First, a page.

As people around the world have ‘sheltered in place’ and remained ‘safer at home’ during the global Covid-19 pandemic, studying and working from home has become not only a technological possibility but also a necessity for many students and employees.
Current students have had to take all their studies into their homes, which do not always provide the best environment for optimal focus. And employees who have the benefit of working from home (WFH) have had to adjust to new ways of working from living rooms and kitchen tables, navigating all that comes with it.
Not all global citizens can work from home, but for those who can, the prospect does not feel the same as face-to-face study and work. In fact, in the United States, the National Society of High School Scholars Student Voices of America Survey found that 32% of high school and college students in America would prefer not to attend school in the fall if classes were held solely online. Though the survey reflects American students’ views of the future, NSHSS serves a global network of scholars, all of whom are facing new normals when it comes to attending school.
If you are a recent graduate, you might be searching for a job or have recently come across a job opportunity and face the possibility that all your work will have to be from home, at least for now.
Though you might not like this WFH trend, while it might be necessary to stay safe, here are seven tips for navigating the work-from-home reality so that you can adapt to this new environment and maintain productivity.
Create a dedicated “office” space.
Wherever you are in the world, if you are working or studying from home, you can set yourself up for success by creating some sort of dedicated office space.
This can simply mean you find a corner of your living room and set it up with a desk, inspirational art, and a clear workspace. Even if you live in a small apartment and share space with others, try to clear even a small area for yourself that you consider your work area.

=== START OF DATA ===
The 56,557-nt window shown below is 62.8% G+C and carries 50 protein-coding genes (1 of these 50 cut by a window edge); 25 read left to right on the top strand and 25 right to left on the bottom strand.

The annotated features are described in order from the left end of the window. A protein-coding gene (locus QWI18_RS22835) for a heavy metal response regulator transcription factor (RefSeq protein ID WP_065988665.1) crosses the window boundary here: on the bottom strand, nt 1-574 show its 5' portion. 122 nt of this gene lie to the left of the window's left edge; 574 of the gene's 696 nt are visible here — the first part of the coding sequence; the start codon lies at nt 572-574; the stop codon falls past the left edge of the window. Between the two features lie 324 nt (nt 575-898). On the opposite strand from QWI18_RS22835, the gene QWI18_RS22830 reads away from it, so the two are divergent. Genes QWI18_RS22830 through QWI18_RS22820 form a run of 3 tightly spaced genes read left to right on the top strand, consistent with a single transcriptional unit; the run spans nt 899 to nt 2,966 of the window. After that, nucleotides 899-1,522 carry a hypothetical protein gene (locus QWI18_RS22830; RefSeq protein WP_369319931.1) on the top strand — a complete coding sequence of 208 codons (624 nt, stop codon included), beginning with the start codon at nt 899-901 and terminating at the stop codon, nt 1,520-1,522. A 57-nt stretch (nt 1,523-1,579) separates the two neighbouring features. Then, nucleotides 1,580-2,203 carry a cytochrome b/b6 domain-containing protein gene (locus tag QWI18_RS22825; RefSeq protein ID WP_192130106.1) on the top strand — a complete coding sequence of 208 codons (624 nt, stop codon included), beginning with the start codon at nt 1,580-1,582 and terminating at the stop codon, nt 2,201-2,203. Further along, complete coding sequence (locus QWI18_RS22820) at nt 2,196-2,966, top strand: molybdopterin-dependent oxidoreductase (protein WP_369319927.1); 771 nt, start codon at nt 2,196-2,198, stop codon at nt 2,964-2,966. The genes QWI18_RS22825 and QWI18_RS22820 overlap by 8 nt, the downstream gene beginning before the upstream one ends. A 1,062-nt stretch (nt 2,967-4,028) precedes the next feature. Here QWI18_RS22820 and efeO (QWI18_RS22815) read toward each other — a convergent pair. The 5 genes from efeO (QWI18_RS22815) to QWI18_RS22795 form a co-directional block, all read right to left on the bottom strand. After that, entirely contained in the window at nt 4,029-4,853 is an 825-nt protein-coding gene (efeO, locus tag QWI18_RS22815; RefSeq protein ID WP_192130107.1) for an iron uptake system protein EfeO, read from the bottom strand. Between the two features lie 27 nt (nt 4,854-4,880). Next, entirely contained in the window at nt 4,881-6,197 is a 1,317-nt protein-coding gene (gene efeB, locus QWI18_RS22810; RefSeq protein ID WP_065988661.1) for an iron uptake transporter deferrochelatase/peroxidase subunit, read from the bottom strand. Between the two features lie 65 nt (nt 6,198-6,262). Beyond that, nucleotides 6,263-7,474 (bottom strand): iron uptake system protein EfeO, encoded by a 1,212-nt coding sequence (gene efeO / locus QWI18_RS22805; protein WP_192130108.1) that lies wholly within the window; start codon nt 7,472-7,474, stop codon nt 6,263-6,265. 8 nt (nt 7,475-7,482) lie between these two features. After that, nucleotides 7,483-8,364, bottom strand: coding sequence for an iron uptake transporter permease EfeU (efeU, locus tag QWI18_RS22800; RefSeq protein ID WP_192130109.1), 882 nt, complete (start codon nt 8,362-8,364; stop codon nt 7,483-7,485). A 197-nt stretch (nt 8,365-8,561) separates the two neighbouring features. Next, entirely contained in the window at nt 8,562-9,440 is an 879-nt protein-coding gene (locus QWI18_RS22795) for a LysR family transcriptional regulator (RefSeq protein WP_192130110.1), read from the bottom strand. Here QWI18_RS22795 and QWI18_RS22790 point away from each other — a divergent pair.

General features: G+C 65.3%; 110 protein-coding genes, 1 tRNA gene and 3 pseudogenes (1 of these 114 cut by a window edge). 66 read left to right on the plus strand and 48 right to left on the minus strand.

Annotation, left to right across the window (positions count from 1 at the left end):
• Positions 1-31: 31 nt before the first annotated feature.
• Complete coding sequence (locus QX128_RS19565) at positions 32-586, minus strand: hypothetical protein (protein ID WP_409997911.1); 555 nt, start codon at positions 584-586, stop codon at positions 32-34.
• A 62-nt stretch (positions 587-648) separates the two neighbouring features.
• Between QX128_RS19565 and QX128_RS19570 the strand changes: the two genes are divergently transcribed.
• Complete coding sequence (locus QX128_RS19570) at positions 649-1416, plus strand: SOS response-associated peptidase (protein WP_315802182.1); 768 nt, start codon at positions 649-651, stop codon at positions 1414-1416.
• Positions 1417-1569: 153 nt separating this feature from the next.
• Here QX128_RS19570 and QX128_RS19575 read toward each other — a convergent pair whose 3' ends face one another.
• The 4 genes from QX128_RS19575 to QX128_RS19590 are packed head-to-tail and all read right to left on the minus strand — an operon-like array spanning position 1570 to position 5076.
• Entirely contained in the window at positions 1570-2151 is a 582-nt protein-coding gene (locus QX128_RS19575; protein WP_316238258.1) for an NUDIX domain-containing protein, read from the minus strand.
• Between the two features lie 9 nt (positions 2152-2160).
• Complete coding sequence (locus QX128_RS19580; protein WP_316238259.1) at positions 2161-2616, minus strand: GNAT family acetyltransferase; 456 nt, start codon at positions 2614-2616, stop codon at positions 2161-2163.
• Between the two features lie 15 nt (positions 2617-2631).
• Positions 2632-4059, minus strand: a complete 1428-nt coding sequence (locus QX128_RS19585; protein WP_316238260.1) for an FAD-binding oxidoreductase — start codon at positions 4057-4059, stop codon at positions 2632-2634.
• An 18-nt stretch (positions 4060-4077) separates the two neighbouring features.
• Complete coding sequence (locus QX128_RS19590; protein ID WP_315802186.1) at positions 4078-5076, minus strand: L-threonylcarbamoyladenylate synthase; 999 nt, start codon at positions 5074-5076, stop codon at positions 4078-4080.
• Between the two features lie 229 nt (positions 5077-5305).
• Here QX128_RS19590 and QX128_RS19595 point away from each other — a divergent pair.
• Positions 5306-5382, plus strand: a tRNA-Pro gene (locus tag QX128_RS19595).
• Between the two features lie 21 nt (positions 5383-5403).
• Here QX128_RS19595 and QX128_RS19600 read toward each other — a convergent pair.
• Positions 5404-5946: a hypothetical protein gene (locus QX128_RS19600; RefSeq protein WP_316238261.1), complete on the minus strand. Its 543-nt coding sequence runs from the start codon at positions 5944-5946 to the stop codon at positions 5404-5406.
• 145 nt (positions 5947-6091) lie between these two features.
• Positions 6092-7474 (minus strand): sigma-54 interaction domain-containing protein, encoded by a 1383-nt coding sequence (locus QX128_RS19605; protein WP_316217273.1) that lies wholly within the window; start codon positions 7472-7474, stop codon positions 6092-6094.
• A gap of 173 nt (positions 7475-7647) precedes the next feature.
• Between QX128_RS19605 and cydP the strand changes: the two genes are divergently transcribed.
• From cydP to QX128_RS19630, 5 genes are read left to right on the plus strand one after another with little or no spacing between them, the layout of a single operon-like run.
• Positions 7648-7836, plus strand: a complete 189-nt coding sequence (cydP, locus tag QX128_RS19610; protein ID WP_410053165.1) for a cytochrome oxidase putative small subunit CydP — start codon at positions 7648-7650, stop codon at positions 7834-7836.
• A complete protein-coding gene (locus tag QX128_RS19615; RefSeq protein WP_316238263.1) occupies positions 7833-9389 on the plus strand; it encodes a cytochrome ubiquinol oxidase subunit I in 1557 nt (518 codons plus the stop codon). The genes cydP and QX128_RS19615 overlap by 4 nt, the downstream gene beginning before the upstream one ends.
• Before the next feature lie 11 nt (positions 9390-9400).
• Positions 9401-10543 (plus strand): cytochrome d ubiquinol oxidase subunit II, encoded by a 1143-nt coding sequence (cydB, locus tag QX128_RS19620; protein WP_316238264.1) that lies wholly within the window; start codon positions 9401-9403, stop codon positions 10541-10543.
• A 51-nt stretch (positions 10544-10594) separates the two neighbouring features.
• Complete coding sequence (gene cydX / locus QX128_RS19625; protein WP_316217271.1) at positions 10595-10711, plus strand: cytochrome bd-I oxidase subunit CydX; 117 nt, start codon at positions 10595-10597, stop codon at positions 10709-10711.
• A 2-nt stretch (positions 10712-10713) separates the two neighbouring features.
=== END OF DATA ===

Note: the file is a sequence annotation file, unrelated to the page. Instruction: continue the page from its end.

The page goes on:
Make sure you only use this space for working, if at all possible.
By finding a dedicated workspace, you will be able to signal to your brain when you are working and when you are actually just at home relaxing. Otherwise, you might easily blur the line between work and play and never quite feel separated from work.
Eliminate distractions however you can.
Though some people find that working from home actually helps them focus, others are easily distracted when tempted at home with the possibility of a nap or browsing social media all day instead of working.
Even without an office space, following the first tip, to create a dedicated work space, will help separate you from the leisure aspect of being at home. However, you can also find ways to eliminate distractions by monitoring your devices and social media use.
For example, you can find several different apps to block distractions and even set timers for social media sites to keep yourself from browsing rather than working.
This should help you be more productive and utilize your WFH time more effectively.
Take planned breaks.
Another important aspect of working from home that many people overlook is taking the time for real, dedicated breaks.
Though you might find that working constantly while you’re at home is tempting, you will only lead yourself to burnout and feeling overwhelmed and might not even be as productive as you think.